I love Free Range packs for their quality construction and simple design. The little 25 liter Raven is my go-to pack when I pack minimal gear. With ski strap and no extraneous dodadds, it works well for a quick tour and after three years of use, I can report it’s held up well. 21 oz. MSRP $169.
My style piece is a canvas Free Range pack. It’s not a ski pack per se, but it’s a wonderful lifestyle pack. For traveling, my computer slips in easily and the pack, when stuffed full, still fits nicely under an airline seat. A variety of images are available on Free Range backpack and fanny packs and a portion of the sale goes back to the artist. If you’re looking for a unique gift, I highly recommend checking these out: MSRP backpack $149; MSRP fanny pack $59.
Have an up-and-coming little tourer on your list? Searching For Snowmen is a delightful children’s book written by famed Alaskan guide, Matt Kinney. $2 from the sale of each book through Jan 2, 2019 to the Idaho Panhandle Avalanche Center.
Lightweight jackets are desirable but they tear all too easily. Patches are good stocking stuffers. Find Noso mustache patch here. Or support the excellent female empowerment nonprofit, SheJumps, with a Girafficorn patch. Another brand, Gear Aid Tenacious Tape works well too.
Safety is enhanced with reflective material. I add it to my outfits whenever possible. I find it works well as an outer layer for skiing, especially for an early morning dawn patrol or evening downhill lap under the stars. You may have a headlamp to light your way, but reflective material can help others see you. This can be especially useful for resort uphilling during night hours, when headlamp equipped skiers are coming down from above you. The sooner they see you, the better for your safety.
Vintage Ski World has posters of almost any ski area in the world, in styles vintage to modern. Originals and reproductions available. Shop for ski antiques as well, ranging from wooden skis to clothing.
This is the second year Scott’s E1 avalanche airbag technology has been available. Thus, it’s now over the bar in terms of first-season bugs that ski touring products often have. So for the premium Christmas gift on our list, we include the Scott AP30 pack with included Alpride E1, or Black Diamond’s new packs that license the E1 system.
Every backcountry skier in your life needs bindings. That’s because they’re always wanting to go lighter, or upgrade aged mechanicals, or just look better. The Atomic-Backland ski touring binding has proved itself to be simple, reliable and minimalist. As the saying goes, it just works. Wrap one up. Your loved one will feel like they’re opening a box of jewelry.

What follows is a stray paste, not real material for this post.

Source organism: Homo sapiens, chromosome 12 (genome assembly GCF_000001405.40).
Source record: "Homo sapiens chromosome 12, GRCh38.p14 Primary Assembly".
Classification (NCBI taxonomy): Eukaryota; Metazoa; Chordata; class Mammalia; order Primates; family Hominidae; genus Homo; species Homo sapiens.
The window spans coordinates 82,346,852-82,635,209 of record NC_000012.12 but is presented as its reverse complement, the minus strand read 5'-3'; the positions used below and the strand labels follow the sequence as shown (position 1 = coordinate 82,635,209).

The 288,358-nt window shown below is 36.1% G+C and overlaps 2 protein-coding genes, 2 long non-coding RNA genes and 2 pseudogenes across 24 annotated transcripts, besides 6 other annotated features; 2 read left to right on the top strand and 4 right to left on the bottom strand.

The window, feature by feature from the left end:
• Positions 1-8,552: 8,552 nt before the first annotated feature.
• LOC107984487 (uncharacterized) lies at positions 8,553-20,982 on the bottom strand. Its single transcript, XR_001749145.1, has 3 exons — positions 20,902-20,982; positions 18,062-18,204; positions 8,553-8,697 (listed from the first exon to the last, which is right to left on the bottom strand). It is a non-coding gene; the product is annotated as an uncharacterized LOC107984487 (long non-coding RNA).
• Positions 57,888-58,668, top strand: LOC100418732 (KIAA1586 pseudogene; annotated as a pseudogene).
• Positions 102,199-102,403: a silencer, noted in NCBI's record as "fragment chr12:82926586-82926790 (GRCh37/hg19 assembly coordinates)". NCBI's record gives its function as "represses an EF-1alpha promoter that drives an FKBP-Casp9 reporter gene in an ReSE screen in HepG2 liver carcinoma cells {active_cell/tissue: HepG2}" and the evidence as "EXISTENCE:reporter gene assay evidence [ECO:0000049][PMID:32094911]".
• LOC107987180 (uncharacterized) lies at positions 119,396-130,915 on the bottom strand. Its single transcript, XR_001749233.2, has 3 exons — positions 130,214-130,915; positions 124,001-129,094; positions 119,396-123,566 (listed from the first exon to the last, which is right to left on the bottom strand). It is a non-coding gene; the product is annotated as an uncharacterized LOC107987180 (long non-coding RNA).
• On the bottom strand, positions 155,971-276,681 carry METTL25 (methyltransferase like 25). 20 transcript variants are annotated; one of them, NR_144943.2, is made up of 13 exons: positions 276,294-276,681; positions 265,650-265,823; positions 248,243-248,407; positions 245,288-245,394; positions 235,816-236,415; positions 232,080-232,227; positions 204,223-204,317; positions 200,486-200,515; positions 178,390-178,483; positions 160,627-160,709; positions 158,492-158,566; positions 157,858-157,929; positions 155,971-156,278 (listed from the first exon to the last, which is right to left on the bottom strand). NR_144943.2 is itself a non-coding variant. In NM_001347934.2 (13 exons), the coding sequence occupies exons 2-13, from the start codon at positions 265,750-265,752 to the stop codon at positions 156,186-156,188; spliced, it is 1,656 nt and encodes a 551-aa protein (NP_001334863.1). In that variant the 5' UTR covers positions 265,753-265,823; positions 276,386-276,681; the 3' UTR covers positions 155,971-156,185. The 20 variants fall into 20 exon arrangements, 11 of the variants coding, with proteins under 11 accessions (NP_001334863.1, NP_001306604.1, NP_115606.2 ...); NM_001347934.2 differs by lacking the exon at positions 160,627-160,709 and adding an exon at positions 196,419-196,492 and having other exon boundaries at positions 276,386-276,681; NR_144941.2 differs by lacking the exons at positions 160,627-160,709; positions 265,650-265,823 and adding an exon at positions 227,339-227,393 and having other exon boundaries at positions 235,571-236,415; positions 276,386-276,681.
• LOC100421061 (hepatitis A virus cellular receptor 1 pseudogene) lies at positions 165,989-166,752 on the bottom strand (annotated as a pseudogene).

The gift of tools indeed keeps on giving. At least until the tools wear out. Even the best screwdrivers have a life span; steel can only take so much abuse. So give the gift of fresh screw-drivers, especially those of the pozidrive persuasion. Shop this link and get both the full-size pozi and the mini, to make the “pozi gift kit!” You can’t deny it: the perfect present.
Highly paid “trend consultants” tell us you are not hip unless you wear your Xtratuf boots to dinner in Manhattan. And for coffee the day after. Clearly, a Christmas gift for the ages.
Consider knives. Cooking, fishing, repairing or just plain enjoying, a new knife is always a reliable gift. Backcountry skiers like multi-tool “knives,” and one such product seems to constantly rise to the top of the heap. That’s the now venerable Leatherman Skeltool. There is more. If you haul a Skeltool, you need a 1/4 inch bit adapter for various “standard” 1/4 inch bits, otherwise you’re stuck with trying to use the stupid Leatherman specific “flat” bits. The solution: For your backcountry repair kit, include a bit extender along with the Skeltool. For a thoughtful gift, combine both in one package. Unless you’re certain your giftee has them, throw in a few pozidrive bits as well.
And finally, a few books you might consider gifting:
For more ideas, see our previous ski touring gift guides.
And for yet more ideas, data mine our massive archive of tool posts.
WildSnow Girl, Lisa Dawson, is the luckiest girl in the world. Also known as Mrs. WildSnow.com, she tests whatever gear she wants. She gives the WildSnow family of websites the feminine voice.